All around us
This past weekend, I watched a two-hour special on Investigation Discovery called Drew Peterson: An American Murder Mystery. That name surely rings a bell for many of us. Peterson’s case drew national attention after his wife Stacy disappeared on 2007, three years after his ex-wife Kathleen Savio was found dead in a waterless bathtub. Her cause of death was initially ruled as a drowning.
The facts behind Savio’s death were shady from the very beginning. She had finalized her divorce from Peterson only six months earlier, and it was contentious. Peterson left Savio for Stacy, whom he married one week after finalizing the divorce. Savio reported Peterson had broken into her home and threatened her at least 18 times between 2002 and 2004, but the police couldn’t do much about it.
The reason for that? Peterson was the police. He was a well-known police sergeant and used charisma and power to avoid retribution for his actions. Unfortunately for him, people started to catch on when Stacy disappeared in 2007. Peterson lapped up the attention, making several media appearances in 2008 despite overwhelming evidence of his guilt.
That’s straight out of the narcissist’s playbook. Peterson had fooled people for years and believed he could continue to do so. He wanted to control the narrative, so he kept using his natural charisma to defend himself. In December 2008, a little more than a year after Stacy disappeared, Peterson became engaged to Christina Raines. Raines left Peterson in January 2009, saying the engagement was a publicity stunt to keep Peterson in the spotlight.
Perhaps he should have avoided the spotlight a bit, because law enforcement was finally watching him. Later in 2009, he was indicted for Savio’s murder. He was found guilty in 2012 and sentenced to serve 38 years in prison. Sadly, there was no justice for Stacy. Her body has never been found. She is still considered a missing person.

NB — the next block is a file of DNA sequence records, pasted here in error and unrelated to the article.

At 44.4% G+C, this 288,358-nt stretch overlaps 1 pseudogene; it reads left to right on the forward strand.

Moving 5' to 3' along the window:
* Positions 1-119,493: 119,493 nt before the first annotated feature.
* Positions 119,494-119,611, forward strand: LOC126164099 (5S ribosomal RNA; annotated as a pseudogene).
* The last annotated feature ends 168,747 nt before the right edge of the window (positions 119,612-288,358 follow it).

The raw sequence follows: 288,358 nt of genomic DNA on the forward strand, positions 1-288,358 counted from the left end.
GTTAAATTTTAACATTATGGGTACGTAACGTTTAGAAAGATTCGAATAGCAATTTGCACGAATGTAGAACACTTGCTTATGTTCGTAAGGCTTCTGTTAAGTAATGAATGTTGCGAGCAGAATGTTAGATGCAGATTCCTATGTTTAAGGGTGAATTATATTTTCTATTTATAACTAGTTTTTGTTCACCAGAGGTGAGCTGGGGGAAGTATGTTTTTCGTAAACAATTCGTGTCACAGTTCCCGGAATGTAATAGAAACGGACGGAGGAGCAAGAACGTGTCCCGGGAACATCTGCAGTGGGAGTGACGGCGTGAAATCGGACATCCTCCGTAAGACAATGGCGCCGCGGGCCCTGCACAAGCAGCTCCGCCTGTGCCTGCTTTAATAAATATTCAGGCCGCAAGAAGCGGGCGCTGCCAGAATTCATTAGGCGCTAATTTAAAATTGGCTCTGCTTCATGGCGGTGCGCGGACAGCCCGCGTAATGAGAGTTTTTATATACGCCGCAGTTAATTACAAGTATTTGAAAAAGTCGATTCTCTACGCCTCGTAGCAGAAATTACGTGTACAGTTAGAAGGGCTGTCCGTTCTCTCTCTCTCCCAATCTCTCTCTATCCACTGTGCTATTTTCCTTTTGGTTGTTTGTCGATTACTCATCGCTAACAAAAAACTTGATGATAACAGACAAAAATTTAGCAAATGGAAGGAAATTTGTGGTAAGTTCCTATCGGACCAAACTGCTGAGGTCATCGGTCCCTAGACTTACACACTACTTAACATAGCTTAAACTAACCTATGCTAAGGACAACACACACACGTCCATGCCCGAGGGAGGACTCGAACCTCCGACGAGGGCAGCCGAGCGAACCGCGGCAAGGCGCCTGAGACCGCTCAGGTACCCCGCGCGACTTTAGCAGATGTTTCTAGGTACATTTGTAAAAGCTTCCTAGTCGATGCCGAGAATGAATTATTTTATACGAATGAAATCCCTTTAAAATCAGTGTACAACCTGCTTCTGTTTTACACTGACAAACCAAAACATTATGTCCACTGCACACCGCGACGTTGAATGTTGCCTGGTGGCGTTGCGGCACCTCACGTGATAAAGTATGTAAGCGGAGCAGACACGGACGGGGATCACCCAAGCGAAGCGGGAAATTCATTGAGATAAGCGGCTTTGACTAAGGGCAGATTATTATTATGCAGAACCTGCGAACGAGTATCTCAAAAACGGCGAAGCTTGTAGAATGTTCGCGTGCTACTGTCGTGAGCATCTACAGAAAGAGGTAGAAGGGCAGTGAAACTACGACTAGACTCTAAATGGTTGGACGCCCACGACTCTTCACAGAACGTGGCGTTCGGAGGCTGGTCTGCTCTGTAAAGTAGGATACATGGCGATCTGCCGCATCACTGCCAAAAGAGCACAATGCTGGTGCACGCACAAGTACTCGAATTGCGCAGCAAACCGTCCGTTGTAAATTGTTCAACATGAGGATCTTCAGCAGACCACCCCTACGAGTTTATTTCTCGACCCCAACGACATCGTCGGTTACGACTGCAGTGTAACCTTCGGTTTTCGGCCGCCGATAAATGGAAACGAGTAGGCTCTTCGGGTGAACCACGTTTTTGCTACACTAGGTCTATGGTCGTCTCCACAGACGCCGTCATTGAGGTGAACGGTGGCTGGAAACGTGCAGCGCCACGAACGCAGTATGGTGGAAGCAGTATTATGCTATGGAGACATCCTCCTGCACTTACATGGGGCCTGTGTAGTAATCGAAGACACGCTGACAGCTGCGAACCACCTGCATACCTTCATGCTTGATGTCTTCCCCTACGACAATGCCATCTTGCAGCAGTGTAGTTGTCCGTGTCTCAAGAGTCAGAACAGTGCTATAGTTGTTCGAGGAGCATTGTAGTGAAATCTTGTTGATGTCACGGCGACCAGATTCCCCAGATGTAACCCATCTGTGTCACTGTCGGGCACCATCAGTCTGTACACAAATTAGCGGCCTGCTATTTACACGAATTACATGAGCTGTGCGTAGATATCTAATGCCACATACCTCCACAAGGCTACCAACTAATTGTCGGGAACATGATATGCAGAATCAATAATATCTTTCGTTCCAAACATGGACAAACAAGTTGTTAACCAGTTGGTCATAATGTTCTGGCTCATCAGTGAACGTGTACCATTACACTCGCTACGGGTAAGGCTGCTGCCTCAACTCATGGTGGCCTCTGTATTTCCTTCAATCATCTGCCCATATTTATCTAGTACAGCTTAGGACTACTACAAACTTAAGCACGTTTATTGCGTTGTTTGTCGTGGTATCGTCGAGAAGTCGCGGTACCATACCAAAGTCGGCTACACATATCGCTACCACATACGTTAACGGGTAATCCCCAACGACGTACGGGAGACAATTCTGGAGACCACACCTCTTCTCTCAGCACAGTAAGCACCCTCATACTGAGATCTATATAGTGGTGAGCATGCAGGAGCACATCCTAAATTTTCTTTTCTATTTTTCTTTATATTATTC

I’m sharing this with all of you to point out how monsters wear masks. Evil doesn’t introduce itself as evil. It’s a welcoming smile –– a compliment that makes you feel right at home. Monsters like Peterson make you feel comfortable until you aren’t, and then it feels like there’s no way out. In many cases, that’s true. Abusers who are not physically violent flip that switch when their partner tries to leave. Many victims of domestic violence are murdered when they voice desire to leave. That’s why it’s encouraged to have a plan and keep the abuser out of the loop until you are completely removed from the situation.
Regular readers of this column know I have my own experience with abusive relationships. My ex-boyfriend was emotionally abusive. He wrecked my self-esteem and I still fear him. My story shares similarities with Savio’s. My ex-boyfriend was a security guard at my college and used what little power he had against me. If we got into a fight, I couldn’t escape to my room. He’d just unlock the door and let himself in. I had nowhere to run. I could hide, but for how long?
When I became brave enough to share my story, very few people believed me. One of his close friends sent me a message saying it was OK for me to write about my experience “but sharing it on Facebook is too much.” That was my first real experience with victim blaming, and it made me feel like shutting down and shutting up.
I fight against the urge to do that every day. Why does anyone care about what I went through anyway? Well, hearing the details behind Savio’s murder and Stacy’s disappearance made me feel brave again. Today, I share my story for those who cannot speak. I hope this column reaches someone who needs it. I hope it makes other people feel brave enough to share their story, too.
Domestic violence is all around us. If you need support, call The Purple Flower at 479-981-1676. If you would like to speak with an advocate, call 1-844-247-3223.
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Samantha Jones is associate editor for Carroll County Newspapers. Her email address is Citizen.Editor.Eureka@gmail.com